AWS Machine Learning Blog

Deploy a TensorFlow trained image classification model to AWS DeepLens

April 2023 Update: Starting January 31, 2024, you will no longer be able to access AWS DeepLens through the AWS management console, manage DeepLens devices, or access any projects you have created. To learn more, refer to these frequently asked questions about AWS DeepLens end of life.

We are very excited to announce that you can deploy your computer vision model trained using TensorFlow (version 1.4) to AWS DeepLens. Head pose detection is part of the AWS DeepLens sample projects. In this blog post, we will show you how to train a model from scratch using a P2 training instance of Amazon SageMaker. We will use a ResNet-50 model and save the trained model in the “frozen” protobuff format. Although TensorFlow offers a variety of data formats to save a model graph (.such as checkpoint, .ckpt-XXX.meta, .ckpt_XXX.index,, .pbtxt, optimized protobuff, frozen protobuff, etc.), the AWS DeepLens model optimizer supports the frozen protobuff format.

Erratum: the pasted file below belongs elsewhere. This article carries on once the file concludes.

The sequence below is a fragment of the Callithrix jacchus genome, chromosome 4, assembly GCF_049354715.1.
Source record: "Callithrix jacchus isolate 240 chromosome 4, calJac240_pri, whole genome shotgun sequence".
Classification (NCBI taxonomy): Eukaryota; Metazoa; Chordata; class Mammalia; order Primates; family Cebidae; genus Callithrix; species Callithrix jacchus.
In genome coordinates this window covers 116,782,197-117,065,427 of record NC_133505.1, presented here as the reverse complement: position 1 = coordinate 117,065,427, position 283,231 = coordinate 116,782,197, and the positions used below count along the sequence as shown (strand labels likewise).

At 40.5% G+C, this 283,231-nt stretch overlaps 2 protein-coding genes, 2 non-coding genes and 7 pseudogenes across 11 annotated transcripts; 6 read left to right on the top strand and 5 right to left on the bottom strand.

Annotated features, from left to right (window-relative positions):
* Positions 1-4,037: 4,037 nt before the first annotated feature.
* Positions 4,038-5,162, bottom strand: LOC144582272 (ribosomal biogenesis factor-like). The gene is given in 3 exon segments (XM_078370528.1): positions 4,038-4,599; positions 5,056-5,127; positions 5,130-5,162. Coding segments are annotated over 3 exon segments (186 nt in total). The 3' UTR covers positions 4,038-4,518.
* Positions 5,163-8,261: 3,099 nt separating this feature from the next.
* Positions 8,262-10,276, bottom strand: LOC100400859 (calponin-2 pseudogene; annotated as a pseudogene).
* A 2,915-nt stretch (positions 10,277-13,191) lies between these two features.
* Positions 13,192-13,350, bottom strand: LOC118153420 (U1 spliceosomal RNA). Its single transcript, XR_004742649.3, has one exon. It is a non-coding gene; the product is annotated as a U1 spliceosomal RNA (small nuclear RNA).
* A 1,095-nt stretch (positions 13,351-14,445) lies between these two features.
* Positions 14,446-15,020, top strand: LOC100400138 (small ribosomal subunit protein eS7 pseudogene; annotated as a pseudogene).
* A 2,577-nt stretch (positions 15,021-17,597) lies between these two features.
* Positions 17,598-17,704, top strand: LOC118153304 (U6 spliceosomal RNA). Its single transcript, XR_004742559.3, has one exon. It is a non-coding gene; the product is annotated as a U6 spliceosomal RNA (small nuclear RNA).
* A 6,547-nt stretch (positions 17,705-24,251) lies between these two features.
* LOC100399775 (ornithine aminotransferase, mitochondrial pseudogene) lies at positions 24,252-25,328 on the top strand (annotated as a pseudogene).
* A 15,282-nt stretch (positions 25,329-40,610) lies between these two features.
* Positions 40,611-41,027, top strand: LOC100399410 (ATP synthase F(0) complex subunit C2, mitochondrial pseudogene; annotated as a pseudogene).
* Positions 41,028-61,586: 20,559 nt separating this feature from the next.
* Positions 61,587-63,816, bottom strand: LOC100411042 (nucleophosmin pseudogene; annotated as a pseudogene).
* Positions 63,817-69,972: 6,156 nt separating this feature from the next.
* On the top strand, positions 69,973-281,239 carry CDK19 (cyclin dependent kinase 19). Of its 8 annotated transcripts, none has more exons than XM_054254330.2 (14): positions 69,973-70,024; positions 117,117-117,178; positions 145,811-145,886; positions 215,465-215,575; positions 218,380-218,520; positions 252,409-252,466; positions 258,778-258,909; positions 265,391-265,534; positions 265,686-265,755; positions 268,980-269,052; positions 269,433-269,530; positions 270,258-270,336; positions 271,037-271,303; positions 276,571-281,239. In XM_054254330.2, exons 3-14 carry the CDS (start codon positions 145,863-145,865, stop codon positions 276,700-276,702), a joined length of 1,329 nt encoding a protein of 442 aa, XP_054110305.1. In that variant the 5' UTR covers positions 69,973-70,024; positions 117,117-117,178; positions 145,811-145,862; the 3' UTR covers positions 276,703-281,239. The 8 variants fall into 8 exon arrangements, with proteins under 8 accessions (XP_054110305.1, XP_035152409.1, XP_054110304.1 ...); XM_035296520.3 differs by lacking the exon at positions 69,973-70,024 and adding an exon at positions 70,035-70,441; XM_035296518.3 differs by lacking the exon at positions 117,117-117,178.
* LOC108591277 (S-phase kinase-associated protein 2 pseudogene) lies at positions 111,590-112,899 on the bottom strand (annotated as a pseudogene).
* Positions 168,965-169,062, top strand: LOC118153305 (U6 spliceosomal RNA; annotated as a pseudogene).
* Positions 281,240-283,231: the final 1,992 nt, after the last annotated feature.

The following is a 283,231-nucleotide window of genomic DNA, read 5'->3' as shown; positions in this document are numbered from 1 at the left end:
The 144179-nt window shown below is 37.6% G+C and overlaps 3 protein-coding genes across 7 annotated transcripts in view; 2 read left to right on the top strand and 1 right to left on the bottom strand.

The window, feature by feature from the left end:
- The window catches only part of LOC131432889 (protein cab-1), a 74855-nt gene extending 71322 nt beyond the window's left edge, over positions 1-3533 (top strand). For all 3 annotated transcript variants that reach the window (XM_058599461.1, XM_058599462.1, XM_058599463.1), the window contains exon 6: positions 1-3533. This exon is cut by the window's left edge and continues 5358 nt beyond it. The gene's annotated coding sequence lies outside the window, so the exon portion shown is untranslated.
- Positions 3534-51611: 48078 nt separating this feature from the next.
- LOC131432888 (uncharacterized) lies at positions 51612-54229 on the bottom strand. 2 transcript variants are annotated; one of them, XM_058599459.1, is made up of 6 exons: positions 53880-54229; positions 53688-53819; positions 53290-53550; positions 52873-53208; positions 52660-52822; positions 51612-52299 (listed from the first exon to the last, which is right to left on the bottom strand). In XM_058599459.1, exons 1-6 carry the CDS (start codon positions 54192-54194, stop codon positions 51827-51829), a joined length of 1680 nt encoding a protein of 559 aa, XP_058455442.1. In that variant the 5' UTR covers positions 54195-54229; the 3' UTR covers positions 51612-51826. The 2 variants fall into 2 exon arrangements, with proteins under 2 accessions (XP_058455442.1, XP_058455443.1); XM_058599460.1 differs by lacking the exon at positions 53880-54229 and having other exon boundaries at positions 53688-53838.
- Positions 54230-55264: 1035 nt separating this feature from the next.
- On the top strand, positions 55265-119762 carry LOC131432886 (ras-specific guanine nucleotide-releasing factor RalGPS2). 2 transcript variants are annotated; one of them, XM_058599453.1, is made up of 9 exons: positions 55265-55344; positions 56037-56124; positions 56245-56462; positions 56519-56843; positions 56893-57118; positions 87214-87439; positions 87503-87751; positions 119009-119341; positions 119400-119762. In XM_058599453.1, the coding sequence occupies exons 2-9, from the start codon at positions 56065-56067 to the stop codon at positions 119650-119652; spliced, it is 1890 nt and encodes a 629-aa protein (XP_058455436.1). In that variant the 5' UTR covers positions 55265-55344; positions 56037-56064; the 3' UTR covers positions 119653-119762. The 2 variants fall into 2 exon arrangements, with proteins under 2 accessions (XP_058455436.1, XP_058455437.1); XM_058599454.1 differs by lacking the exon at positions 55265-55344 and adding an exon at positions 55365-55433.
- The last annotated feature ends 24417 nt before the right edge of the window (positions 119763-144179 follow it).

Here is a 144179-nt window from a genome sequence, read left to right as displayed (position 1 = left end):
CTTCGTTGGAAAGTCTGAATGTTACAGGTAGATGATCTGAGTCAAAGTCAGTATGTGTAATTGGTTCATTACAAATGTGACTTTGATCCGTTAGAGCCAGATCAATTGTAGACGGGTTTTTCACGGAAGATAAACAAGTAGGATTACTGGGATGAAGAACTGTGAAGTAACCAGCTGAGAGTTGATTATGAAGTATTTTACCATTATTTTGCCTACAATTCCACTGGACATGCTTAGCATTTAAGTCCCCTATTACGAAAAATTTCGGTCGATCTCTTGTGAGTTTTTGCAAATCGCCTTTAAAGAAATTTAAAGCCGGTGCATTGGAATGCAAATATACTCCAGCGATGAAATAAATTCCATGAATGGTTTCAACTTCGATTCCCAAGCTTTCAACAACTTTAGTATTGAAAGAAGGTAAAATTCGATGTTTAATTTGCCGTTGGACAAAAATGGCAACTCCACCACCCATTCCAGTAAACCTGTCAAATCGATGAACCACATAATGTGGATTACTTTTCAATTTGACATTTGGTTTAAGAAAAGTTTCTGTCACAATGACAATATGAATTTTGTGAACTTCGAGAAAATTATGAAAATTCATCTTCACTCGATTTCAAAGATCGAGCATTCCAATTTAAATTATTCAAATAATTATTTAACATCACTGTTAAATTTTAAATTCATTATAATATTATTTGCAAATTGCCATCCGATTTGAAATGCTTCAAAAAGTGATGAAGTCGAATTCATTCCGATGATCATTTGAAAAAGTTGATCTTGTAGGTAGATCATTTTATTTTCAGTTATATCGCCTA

We use the same Prima head pose dataset that we previously described in Deploy Gluon models to AWS DeepLens using a simple Python API.

Create an Amazon S3 bucket

Just like we did in our last blog post, we are first going to create an Amazon S3 bucket using the Amazon S3 console. In this example, we are going to name the S3 bucket “deeplens-sagemaker-0001” hosted in the N. Virginia (US East 1) AWS Region. (If you want to deploy your trained model artifacts straight into AWS DeepLens, the Region must be N. Virginia (US East 1)).

Inside the bucket, we have a folder named “headpose.” Inside the “headpose” folder, we have 4 sub-folders named “TFartifacts,” “customTFcodes,” “datasets,” and “testIMs.”

You are going to host the head pose dataset from the previous blog post linked to earlier (HeadPoseData_trn_test_x15_py2.pkl) in the datasets folder.